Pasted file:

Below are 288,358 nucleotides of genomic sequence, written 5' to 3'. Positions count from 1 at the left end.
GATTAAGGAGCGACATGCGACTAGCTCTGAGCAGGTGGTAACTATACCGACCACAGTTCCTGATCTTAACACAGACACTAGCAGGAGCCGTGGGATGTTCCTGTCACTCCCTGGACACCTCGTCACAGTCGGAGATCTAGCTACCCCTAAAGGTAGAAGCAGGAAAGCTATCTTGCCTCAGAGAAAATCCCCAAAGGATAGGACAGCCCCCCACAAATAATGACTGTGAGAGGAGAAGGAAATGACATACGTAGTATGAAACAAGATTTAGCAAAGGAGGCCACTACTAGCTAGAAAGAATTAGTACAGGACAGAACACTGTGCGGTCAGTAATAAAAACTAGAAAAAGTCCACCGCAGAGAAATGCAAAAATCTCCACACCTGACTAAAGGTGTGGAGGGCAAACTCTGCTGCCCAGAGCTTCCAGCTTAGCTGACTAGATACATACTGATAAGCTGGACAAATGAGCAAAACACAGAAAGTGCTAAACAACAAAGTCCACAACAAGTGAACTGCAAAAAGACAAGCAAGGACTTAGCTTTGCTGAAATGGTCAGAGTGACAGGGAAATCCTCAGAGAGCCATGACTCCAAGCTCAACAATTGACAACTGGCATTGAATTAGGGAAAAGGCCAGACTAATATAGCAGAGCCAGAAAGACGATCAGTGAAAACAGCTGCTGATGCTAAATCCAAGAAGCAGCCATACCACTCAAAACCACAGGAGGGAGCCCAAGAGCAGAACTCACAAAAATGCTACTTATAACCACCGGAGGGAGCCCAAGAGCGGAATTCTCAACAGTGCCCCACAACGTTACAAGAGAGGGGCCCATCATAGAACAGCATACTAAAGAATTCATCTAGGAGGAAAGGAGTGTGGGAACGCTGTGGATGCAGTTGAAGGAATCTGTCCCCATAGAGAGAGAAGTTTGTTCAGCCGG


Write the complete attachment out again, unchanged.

Below are 288,358 nucleotides of genomic sequence, written 5' to 3'. Positions count from 1 at the left end.
GATTAAGGAGCGACATGCGACTAGCTCTGAGCAGGTGGTAACTATACCGACCACAGTTCCTGATCTTAACACAGACACTAGCAGGAGCCGTGGGATGTTCCTGTCACTCCCTGGACACCTCGTCACAGTCGGAGATCTAGCTACCCCTAAAGGTAGAAGCAGGAAAGCTATCTTGCCTCAGAGAAAATCCCCAAAGGATAGGACAGCCCCCCACAAATAATGACTGTGAGAGGAGAAGGAAATGACATACGTAGTATGAAACAAGATTTAGCAAAGGAGGCCACTACTAGCTAGAAAGAATTAGTACAGGACAGAACACTGTGCGGTCAGTAATAAAAACTAGAAAAAGTCCACCGCAGAGAAATGCAAAAATCTCCACACCTGACTAAAGGTGTGGAGGGCAAACTCTGCTGCCCAGAGCTTCCAGCTTAGCTGACTAGATACATACTGATAAGCTGGACAAATGAGCAAAACACAGAAAGTGCTAAACAACAAAGTCCACAACAAGTGAACTGCAAAAAGACAAGCAAGGACTTAGCTTTGCTGAAATGGTCAGAGTGACAGGGAAATCCTCAGAGAGCCATGACTCCAAGCTCAACAATTGACAACTGGCATTGAATTAGGGAAAAGGCCAGACTAATATAGCAGAGCCAGAAAGACGATCAGTGAAAACAGCTGCTGATGCTAAATCCAAGAAGCAGCCATACCACTCAAAACCACAGGAGGGAGCCCAAGAGCAGAACTCACAAAAATGCTACTTATAACCACCGGAGGGAGCCCAAGAGCGGAATTCTCAACAGTGCCCCACAACGTTACAAGAGAGGGGCCCATCATAGAACAGCATACTAAAGAATTCATCTAGGAGGAAAGGAGTGTGGGAACGCTGTGGATGCAGTTGAAGGAATCTGTCCCCATAGAGAGAGAAGTTTGTTCAGCCGG